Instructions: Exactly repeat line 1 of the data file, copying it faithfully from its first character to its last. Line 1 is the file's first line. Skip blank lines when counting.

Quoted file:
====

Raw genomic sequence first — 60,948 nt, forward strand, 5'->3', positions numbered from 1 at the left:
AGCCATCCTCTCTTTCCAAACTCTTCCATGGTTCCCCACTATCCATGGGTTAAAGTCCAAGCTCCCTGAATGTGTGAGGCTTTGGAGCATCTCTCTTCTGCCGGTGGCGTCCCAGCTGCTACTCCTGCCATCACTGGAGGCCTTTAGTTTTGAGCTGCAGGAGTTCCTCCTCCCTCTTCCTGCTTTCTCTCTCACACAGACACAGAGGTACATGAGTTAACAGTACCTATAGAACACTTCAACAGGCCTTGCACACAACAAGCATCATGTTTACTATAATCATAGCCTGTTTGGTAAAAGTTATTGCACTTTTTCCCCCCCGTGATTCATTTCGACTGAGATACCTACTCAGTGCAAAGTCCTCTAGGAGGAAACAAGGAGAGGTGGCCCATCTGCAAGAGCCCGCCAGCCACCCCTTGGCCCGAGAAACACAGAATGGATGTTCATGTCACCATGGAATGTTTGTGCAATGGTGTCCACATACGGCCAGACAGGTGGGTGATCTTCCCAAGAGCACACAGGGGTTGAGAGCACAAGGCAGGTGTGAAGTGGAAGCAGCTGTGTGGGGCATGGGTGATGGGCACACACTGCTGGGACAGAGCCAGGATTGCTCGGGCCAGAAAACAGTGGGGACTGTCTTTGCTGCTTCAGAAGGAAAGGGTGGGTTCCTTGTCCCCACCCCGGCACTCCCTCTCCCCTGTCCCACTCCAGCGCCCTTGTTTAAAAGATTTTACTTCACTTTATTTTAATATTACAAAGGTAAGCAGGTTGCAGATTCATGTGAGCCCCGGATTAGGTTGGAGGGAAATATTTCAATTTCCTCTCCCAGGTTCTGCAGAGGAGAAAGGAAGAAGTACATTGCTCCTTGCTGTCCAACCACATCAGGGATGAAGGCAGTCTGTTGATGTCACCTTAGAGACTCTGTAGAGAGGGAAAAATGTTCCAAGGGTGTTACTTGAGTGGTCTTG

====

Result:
Raw genomic sequence first — 60,948 nt, forward strand, 5'->3', positions numbered from 1 at the left: